O'Brien urges his fellow classmates to consider the poverty of a secular society without the moral underpinnings of faith. "I do not deny that completely secular people can be moral ... What I do deny is that people, with only reason and no faith, have any reason to be moral," he challenged. "Faith extends to an area Reason alone can not reach."
His opponent, Sam Smith, delivers a less scripted, though equally passionate rebuttal.
"Human beings are defined by a desire to create, to see themselves and the world around them, to craft grand visions," says Smith. "What religion does, what Christianity does, is to take that away from us," he argues.
"If you are to remove Christianity, there must be something to replace it. The absence would be nihilism. There are many things that could fill the void left by a God: poetry, art, a faith in community, classical philosophy, all things that could call upon the strengths and the will of a nation without depending upon a divine word."
Afterwards, O'Brien, a devout Catholic, gauges that Sam's more psychologically oriented argument has prevailed among the group. "The people I expected to side with me did. But Sam definitely had the majority with him," said O'Brien. "He wasn't arguing that secularity is good, but that religion is bad. I totally disagree with him, but I think he did an eloquent job of making his argument."
— Ross Jacobs
Rather than feeling defeated by the direction of the debate, O'Brien seemed strengthened by the process of articulating his own beliefs and grateful to speak frankly about his faith in an academic setting—an environment that is normally the embodiment of secularism.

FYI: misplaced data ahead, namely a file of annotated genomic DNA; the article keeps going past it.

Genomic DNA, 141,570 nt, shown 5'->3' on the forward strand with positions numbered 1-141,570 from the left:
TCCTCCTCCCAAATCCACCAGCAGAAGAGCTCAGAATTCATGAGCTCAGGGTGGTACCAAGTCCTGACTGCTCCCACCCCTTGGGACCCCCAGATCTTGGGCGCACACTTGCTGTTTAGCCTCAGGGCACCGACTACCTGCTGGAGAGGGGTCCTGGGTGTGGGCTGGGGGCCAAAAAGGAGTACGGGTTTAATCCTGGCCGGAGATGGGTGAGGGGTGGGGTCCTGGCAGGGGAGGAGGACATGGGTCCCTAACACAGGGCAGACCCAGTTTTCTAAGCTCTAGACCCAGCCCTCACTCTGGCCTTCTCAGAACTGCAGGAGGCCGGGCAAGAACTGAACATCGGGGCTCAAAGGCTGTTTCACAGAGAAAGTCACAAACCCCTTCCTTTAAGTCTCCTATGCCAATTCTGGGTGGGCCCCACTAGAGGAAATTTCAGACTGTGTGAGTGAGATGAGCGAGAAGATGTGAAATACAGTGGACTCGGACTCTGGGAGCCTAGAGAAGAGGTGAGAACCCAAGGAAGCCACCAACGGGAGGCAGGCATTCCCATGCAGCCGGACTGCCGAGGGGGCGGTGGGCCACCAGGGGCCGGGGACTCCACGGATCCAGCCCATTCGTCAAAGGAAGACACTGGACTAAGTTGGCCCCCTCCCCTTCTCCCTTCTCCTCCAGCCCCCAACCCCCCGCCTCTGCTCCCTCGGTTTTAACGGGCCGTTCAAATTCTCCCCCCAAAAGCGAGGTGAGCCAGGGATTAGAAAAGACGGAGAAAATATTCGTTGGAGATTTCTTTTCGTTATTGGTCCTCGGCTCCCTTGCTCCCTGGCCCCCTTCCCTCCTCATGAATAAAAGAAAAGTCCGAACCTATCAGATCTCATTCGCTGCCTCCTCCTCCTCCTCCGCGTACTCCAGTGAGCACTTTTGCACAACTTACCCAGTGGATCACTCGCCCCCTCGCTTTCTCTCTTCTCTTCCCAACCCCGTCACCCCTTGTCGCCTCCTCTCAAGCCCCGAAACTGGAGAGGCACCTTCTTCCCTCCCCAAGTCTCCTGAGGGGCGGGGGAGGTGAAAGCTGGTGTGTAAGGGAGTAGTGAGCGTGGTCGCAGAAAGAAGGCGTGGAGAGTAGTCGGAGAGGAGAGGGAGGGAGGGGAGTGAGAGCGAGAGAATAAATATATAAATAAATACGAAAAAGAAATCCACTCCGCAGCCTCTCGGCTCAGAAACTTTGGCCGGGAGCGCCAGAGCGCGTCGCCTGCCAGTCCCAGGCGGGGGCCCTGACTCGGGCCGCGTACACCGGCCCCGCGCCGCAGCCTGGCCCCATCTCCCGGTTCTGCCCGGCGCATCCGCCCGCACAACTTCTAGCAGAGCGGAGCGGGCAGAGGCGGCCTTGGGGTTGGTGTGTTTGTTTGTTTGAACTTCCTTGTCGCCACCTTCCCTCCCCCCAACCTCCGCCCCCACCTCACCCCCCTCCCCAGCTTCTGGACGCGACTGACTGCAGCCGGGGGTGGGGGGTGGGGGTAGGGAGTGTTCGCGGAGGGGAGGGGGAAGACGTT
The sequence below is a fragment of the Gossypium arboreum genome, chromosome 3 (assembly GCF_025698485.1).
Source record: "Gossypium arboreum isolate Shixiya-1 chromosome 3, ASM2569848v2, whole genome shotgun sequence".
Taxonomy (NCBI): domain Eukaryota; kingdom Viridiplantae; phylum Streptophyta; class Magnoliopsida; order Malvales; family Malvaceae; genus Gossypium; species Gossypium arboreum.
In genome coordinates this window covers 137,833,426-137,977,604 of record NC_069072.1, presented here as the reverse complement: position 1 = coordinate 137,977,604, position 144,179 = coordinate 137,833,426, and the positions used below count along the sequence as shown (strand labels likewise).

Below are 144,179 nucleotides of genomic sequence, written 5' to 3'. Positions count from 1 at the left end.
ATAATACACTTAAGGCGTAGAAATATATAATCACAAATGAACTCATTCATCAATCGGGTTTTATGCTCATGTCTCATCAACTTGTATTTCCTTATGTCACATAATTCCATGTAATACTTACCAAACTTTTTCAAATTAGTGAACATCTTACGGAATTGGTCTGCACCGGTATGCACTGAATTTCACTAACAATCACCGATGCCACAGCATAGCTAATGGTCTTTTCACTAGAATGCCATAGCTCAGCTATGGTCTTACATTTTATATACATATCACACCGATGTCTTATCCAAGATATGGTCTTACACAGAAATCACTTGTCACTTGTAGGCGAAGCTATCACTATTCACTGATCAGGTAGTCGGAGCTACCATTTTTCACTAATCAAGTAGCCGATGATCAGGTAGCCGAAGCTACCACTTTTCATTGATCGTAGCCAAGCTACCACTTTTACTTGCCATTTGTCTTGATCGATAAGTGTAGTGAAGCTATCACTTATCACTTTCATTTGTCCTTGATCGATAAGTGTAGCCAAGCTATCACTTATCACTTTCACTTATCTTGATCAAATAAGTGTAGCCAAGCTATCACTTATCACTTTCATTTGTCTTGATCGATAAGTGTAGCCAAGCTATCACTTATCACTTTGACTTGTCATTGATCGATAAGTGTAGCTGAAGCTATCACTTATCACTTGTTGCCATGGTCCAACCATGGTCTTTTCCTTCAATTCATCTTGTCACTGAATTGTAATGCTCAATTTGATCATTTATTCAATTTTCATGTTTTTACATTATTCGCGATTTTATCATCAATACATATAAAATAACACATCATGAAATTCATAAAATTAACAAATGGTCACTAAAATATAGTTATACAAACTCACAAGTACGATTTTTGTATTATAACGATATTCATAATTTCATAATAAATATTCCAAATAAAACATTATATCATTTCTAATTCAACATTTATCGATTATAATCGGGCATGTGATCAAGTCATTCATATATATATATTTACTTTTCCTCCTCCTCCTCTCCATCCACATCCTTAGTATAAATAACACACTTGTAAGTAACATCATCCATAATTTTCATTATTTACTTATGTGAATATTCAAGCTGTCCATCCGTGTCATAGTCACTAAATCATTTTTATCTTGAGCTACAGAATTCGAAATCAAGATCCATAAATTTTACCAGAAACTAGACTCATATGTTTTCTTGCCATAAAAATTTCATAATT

"My Catholicism makes me passionate about searching for truth, which is why I'm here in the first place," reflects O'Brien "We can get into an argument here and no one makes personal attacks, no one takes it personally. We can put our hearts on our sleeve, then afterwards shake hands and laugh about it. Being in a group like this makes you more comfortable being around people who believe differently than yourself."
"The ability to articulate ideas in a graduated, sensible way is something that will very much support these students later on," observes Franco. "But the leadership and oral skills pale in comparison to the sheer intellectual excitement of the thing.
"To look back on such an experience, well, this is the sort of thing that we all wish our college experience had more of," says Franco. "Deep friendships are forged on the basis of having such intellectual conversation. You don't get much more liberal artsy than that."
Giving the Questions Heat
For Jacobs in particular, the intellectual goals of the Peucinain Society appear to be along the order of a crusade.
It is not uncommon to find him striding across campus asking relative strangers such questions as: "Do you agree with this statement? 'The 1960s were a total disaster.'"
Perhaps more astonishing than the question itself is Jacobs's response: He actually listens.
"I really do feel a need to bring people together around serious discourse," explains Jacobs. "It's an important priority for students to build a bridge between our academic and our social lives."
He says he selected Bowdoin largely on the basis of the Offer of the College. "When I got here, I really wanted to have generous enthusiasms, I envisioned people having intellectual discussions everywhere.
"What I learned my first semester is that the Offer of the College is not the gift, it's the OFFER. The potential is here, but ... it's up to us to give the enduring questions heat."
Thanks in part to the intellectual fomentation of one group of students, discussion of those questions at Bowdoin endures well into the 21st century.